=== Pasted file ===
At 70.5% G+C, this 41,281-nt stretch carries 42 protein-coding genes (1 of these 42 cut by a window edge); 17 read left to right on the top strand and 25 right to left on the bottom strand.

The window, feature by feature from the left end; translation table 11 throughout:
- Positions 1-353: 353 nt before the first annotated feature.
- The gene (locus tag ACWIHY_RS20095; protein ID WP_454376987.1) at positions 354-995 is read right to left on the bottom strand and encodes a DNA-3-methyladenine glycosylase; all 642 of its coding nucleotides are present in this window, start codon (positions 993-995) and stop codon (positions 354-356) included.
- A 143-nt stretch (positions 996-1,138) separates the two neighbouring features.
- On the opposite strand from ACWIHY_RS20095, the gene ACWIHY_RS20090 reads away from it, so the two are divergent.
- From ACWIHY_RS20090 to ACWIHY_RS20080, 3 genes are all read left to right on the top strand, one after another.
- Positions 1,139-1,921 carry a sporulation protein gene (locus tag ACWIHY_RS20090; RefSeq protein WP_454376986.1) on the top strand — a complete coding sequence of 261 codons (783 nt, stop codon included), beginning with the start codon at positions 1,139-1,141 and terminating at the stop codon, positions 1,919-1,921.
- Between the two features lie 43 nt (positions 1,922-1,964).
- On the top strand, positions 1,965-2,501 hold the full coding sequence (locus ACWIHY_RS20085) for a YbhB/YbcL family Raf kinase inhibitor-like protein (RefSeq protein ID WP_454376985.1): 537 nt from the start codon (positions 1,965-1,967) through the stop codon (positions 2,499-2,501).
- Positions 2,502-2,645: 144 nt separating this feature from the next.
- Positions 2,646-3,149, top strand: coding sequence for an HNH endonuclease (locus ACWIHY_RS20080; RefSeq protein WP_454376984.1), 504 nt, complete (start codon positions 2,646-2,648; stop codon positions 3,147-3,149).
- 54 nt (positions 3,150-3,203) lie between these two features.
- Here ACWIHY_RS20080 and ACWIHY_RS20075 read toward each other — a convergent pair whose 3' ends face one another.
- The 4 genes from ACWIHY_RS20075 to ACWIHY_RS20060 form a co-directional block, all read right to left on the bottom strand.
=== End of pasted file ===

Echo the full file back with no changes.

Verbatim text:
At 70.5% G+C, this 41,281-nt stretch carries 42 protein-coding genes (1 of these 42 cut by a window edge); 17 read left to right on the top strand and 25 right to left on the bottom strand.

The window, feature by feature from the left end; translation table 11 throughout:
- Positions 1-353: 353 nt before the first annotated feature.
- The gene (locus tag ACWIHY_RS20095; protein ID WP_454376987.1) at positions 354-995 is read right to left on the bottom strand and encodes a DNA-3-methyladenine glycosylase; all 642 of its coding nucleotides are present in this window, start codon (positions 993-995) and stop codon (positions 354-356) included.
- A 143-nt stretch (positions 996-1,138) separates the two neighbouring features.
- On the opposite strand from ACWIHY_RS20095, the gene ACWIHY_RS20090 reads away from it, so the two are divergent.
- From ACWIHY_RS20090 to ACWIHY_RS20080, 3 genes are all read left to right on the top strand, one after another.
- Positions 1,139-1,921 carry a sporulation protein gene (locus tag ACWIHY_RS20090; RefSeq protein WP_454376986.1) on the top strand — a complete coding sequence of 261 codons (783 nt, stop codon included), beginning with the start codon at positions 1,139-1,141 and terminating at the stop codon, positions 1,919-1,921.
- Between the two features lie 43 nt (positions 1,922-1,964).
- On the top strand, positions 1,965-2,501 hold the full coding sequence (locus ACWIHY_RS20085) for a YbhB/YbcL family Raf kinase inhibitor-like protein (RefSeq protein ID WP_454376985.1): 537 nt from the start codon (positions 1,965-1,967) through the stop codon (positions 2,499-2,501).
- Positions 2,502-2,645: 144 nt separating this feature from the next.
- Positions 2,646-3,149, top strand: coding sequence for an HNH endonuclease (locus ACWIHY_RS20080; RefSeq protein WP_454376984.1), 504 nt, complete (start codon positions 2,646-2,648; stop codon positions 3,147-3,149).
- 54 nt (positions 3,150-3,203) lie between these two features.
- Here ACWIHY_RS20080 and ACWIHY_RS20075 read toward each other — a convergent pair whose 3' ends face one another.
- The 4 genes from ACWIHY_RS20075 to ACWIHY_RS20060 form a co-directional block, all read right to left on the bottom strand.